Laura Marie Purchase was found on March 17, 1983, near the intersection of I-45 and League Line Road. A patrolling deputy responding to a roadside fire in an area where 18-wheelers were known to lay-by found Laura Purchase's nude body. She had been raped, beaten, strangled, and then set on fire. On her stomach there was an oil cap from an SAE 15W-40 oil container. "Probably used as an accelerant," Duroy says. A souvenir pen from a 76 Truck Stop was also found near the body.
There was no match in the FBI's CODIS database for a sperm sample taken from the corpse; however, it did rule out both Lucas (who had confessed to this murder too) and his running buddy Otis Toole.
Duroy would like to talk to a man named Howard or Howie with whom Purchase was living at the time of her death. Purchase's family said that the guy played in a local band called Malibu, and Duroy says that Purchase and Howard/Howie might have been living in a motel on the North Freeway. Howard/Howie apparently had a funny way of responding to Purchase's disappearance, Duroy says.
"What's interesting to us is we can't find a record of him trying to report her missing," he says.
Two other bodies -- those of 16-year-old Laura Jean Donez and a Jane Doe in her early 20s -- were found a month apart in the spring of 1983. There is relatively little to go on in these cases.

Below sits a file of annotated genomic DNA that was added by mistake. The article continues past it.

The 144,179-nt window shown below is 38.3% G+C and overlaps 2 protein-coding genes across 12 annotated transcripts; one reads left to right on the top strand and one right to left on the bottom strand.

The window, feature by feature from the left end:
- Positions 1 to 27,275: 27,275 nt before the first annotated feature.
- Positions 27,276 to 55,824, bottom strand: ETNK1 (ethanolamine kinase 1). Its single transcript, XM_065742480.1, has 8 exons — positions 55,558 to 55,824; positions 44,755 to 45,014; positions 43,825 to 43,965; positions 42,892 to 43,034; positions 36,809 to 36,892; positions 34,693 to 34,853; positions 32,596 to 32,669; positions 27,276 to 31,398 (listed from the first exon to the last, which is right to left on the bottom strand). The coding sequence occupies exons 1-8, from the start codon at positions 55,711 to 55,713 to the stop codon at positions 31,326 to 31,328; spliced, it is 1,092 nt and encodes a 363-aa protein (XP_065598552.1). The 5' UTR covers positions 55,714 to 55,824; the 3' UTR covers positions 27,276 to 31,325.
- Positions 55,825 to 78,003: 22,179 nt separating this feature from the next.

Donez vanished en route from her home in the Heights area to a hamburger joint three blocks away. Three days later an oilfield worker was walking down a logging road north of the town of Montgomery and saw some smoke. Not far from the fire, which was later found to have been caused by a road flare, he found Donez's partially clothed body.
The Jane Doe was found beaten to death and severely decomposed behind a 76 Truck Stop on the Eastex Freeway in New Caney.
"I think with the fires, the major roadways where the bodies were left, the flare, the truck-stop connection to some of these, I just think we'd be remiss in not at least looking to see if they are connected," Duroy says. "You just can't ignore the trucker angle. You even have a body found right behind a truck-stop. That's where truckers back up, park, sleep, whatever, and if that was the case [with the Jane Doe] apparently somebody just pulled her from their rig and took her in the woods and left."
Duroy stresses that he doesn't want people to rule out potential suspects in any of these cases because the thinks the cases could be the work of a single killer. "I don't want people dismissing potential suspects because they read something that says 'Police say these cases are all linked.' I don't want them hesitating to call on one case because they think that we believe that one guy did them all. We're not saying that; they may or may not be linked, but one of the avenues of investigation is to look at them as if they could be."
Get the This Week's Top Stories Newsletter
Every week we collect the latest news, music and arts stories — along with film and food reviews and the best things to do this week — so that you’ll never miss Houston Press' biggest stories.